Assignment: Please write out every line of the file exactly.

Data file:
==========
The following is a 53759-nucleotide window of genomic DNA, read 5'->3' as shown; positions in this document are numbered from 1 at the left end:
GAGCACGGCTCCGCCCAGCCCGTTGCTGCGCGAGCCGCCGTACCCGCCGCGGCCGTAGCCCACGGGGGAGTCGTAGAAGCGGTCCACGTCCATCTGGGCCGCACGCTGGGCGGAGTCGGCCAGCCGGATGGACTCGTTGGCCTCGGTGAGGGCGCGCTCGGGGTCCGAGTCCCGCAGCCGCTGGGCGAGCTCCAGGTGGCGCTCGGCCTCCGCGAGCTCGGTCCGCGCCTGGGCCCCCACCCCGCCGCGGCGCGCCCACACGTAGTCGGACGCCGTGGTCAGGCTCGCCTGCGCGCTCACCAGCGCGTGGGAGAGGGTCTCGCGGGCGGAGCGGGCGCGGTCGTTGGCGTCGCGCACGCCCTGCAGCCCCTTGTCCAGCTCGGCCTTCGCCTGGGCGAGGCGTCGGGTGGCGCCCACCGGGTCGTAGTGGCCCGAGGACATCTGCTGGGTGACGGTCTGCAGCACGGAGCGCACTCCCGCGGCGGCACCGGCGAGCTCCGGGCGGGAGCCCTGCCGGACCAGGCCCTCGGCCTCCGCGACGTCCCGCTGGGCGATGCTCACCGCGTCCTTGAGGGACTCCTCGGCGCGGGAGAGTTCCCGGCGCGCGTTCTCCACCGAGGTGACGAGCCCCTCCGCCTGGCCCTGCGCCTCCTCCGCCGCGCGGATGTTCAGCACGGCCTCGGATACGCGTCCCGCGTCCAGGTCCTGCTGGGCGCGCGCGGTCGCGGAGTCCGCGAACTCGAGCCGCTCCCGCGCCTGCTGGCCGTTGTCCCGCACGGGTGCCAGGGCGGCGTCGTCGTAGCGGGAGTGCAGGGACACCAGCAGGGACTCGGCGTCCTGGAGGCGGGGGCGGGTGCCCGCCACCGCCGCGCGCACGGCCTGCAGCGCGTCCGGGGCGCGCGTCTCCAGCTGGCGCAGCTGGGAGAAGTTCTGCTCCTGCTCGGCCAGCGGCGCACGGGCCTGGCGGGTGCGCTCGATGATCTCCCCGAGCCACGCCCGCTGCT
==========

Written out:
The following is a 53759-nucleotide window of genomic DNA, read 5'->3' as shown; positions in this document are numbered from 1 at the left end:
GAGCACGGCTCCGCCCAGCCCGTTGCTGCGCGAGCCGCCGTACCCGCCGCGGCCGTAGCCCACGGGGGAGTCGTAGAAGCGGTCCACGTCCATCTGGGCCGCACGCTGGGCGGAGTCGGCCAGCCGGATGGACTCGTTGGCCTCGGTGAGGGCGCGCTCGGGGTCCGAGTCCCGCAGCCGCTGGGCGAGCTCCAGGTGGCGCTCGGCCTCCGCGAGCTCGGTCCGCGCCTGGGCCCCCACCCCGCCGCGGCGCGCCCACACGTAGTCGGACGCCGTGGTCAGGCTCGCCTGCGCGCTCACCAGCGCGTGGGAGAGGGTCTCGCGGGCGGAGCGGGCGCGGTCGTTGGCGTCGCGCACGCCCTGCAGCCCCTTGTCCAGCTCGGCCTTCGCCTGGGCGAGGCGTCGGGTGGCGCCCACCGGGTCGTAGTGGCCCGAGGACATCTGCTGGGTGACGGTCTGCAGCACGGAGCGCACTCCCGCGGCGGCACCGGCGAGCTCCGGGCGGGAGCCCTGCCGGACCAGGCCCTCGGCCTCCGCGACGTCCCGCTGGGCGATGCTCACCGCGTCCTTGAGGGACTCCTCGGCGCGGGAGAGTTCCCGGCGCGCGTTCTCCACCGAGGTGACGAGCCCCTCCGCCTGGCCCTGCGCCTCCTCCGCCGCGCGGATGTTCAGCACGGCCTCGGATACGCGTCCCGCGTCCAGGTCCTGCTGGGCGCGCGCGGTCGCGGAGTCCGCGAACTCGAGCCGCTCCCGCGCCTGCTGGCCGTTGTCCCGCACGGGTGCCAGGGCGGCGTCGTCGTAGCGGGAGTGCAGGGACACCAGCAGGGACTCGGCGTCCTGGAGGCGGGGGCGGGTGCCCGCCACCGCCGCGCGCACGGCCTGCAGCGCGTCCGGGGCGCGCGTCTCCAGCTGGCGCAGCTGGGAGAAGTTCTGCTCCTGCTCGGCCAGCGGCGCACGGGCCTGGCGGGTGCGCTCGATGATCTCCCCGAGCCACGCCCGCTGCT